But these are rather modest, and isolated, appeals. There is still time for a louder set of international voices to join the domestic American voices urging support for the beleaguered Treaty.
The Arms Control Association in Washington has been a leader in the fight for ratification and it recently published the Treaty endorsements of a very long list of current and former military leaders and former Senior Government Officials.[vi]
General Kevin Chilton, Commander of U.S. Strategic Command, spoke to the Senate Foreign Relations Committee on June 16, 2010: “If we don’t get the treaty, [the Russians] are not constrained in their development of force structure and… we have no insight into what they’re doing. So it’s the worst of both possible worlds.”
Henry Kissinger, former Secretary of State and National Security Advisor in the Nixon and Ford administrations, spoke to the same Committee on 25 May 2010: “The current agreement is a modest step forward stabilizing American and Russian arsenals at a slightly reduced level. It provides a measure of transparency; it reintroduces many verification measures that lapsed with the expiration of the last START agreement; it encourages what the Obama administration has described as the reset of political relations with Russia; it may provide potential benefits in dealing with the issue of proliferation.”
At York University a group of students linked to the Global Zero campaign is urging Prime Minister Harper to get more actively on board. The students are circulating the following petition:
“Like most Canadians, we, the undersigned, are deeply concerned about the nuclear threat. We are convinced that Canada must be in the forefront of the ongoing international efforts to reduce nuclear weapons to Global Zero. The new US-Russian START Treaty signed by Presidents Obama and Medvedev on April 7 in Prague is an important step toward this goal. Mandating 30% reductions in the world’s biggest nuclear arsenals, this Treaty is in the best interests of Canada and the world. Now that it has been submitted to the US Senate for consideration, we urge you to communicate to President Barack Obama, in a form you might find appropriate, Canada’s unequivocal support for the Treaty’s ratification.”
It is still possible to see and sign the petition online at http://www.globalzerocanada.org/get-involved/sign-the-petition (in the meantime the list of signers to date, along with their comments, has gone to the Prime Minister, the Foreign Minister, the Leader of the Opposition, and the leaders of the other parties in the House of Commons).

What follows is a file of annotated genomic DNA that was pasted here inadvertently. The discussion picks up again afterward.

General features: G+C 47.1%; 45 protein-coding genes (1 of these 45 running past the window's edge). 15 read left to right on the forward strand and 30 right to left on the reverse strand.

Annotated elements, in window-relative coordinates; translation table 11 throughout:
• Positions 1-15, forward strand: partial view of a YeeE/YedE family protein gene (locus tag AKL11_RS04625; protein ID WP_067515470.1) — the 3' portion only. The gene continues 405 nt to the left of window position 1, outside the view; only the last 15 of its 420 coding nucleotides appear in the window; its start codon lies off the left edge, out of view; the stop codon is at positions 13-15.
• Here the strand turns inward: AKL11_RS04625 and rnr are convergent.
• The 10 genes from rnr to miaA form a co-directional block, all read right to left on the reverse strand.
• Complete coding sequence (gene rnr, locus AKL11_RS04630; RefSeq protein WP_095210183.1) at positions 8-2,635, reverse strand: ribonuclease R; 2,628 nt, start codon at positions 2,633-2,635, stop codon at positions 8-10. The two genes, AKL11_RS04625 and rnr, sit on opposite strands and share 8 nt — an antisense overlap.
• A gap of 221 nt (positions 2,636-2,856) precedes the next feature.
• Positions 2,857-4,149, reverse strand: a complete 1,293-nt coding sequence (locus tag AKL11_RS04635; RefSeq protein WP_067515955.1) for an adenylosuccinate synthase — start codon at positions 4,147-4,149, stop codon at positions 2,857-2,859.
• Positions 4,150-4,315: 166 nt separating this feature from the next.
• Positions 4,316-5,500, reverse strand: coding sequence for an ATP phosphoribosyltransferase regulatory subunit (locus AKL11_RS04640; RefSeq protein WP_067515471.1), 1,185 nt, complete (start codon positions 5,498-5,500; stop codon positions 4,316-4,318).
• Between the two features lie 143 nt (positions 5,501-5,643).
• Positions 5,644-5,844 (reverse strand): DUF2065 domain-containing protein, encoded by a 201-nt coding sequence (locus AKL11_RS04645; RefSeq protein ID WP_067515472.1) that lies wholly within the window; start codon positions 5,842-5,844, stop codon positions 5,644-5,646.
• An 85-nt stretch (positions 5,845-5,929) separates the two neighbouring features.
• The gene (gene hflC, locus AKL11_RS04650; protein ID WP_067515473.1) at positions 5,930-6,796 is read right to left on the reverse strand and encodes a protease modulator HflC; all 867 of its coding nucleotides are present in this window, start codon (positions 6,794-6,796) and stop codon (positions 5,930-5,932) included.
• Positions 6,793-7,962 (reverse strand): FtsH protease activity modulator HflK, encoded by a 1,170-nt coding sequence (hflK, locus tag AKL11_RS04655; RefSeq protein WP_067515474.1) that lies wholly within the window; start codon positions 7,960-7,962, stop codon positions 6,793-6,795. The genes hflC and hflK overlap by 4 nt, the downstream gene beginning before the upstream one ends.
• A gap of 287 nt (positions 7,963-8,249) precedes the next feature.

The stakes are high, but the attention has been strangely muted outside Washington.
[i] “Can New START Treaty Survive Partisan Divide in Congress?” PBS NewsHour, 17 November 2010. http://www.pbs.org/newshour/bb/politics/july-dec10/start2_11-17.html.
[ii] 2010 Review Conference of the Parties to the Treaty on the Non-Proliferation of Nuclear Weapons, Final Document (NPT/CONF.2010/50 Vol. I), p. 20. http://www.un.org/ga/search/view_doc.asp?symbol=NPT/CONF.2010/50 (VOL.I).
[iii] 2010 Review Conference of the Parties to the Treaty on the Non-Proliferation of Nuclear Weapons (NPT). Statement by the Honorable Lawrence Cannon, Minister of Foreign Affairs of Canada, NEW YORK, MAY 3 2010. http://www.canadainternational.gc.ca/prmny-mponu/canada_un-canada_onu/statements-declarations/general_assembly-assemblee-generale/03.05.2010_review_conference_dexamen.aspx?lang=eng
[iv] Address at the Kazakhstan–Norway Conference on Nuclear disarmament strategies, non-proliferation and export control, Oslo, 12 October 2010. http://www.regjeringen.no/en/dep/ud/aktuelt/taler_artikler/utenriksministeren/2010/kazakhstan_conference.html?id=620691.
[v]Foreign Minister Westerwelle’s statement to the German Bundestag on NATO’s Strategic Concept, 11 November 2010. http://www.auswaertiges-amt.de/diplo/en/Infoservice/Presse/Reden/2010/101111-BM-BT-Nato-Rede.html.
[vi] “U.S. Military Leaders and Bipartisan National Security Officials Overwhelmingly Support New START,” Arms Control Association, 12 November 2010. http://www.armscontrol.org/issuebriefs/bipartisanNewSTARTSupport.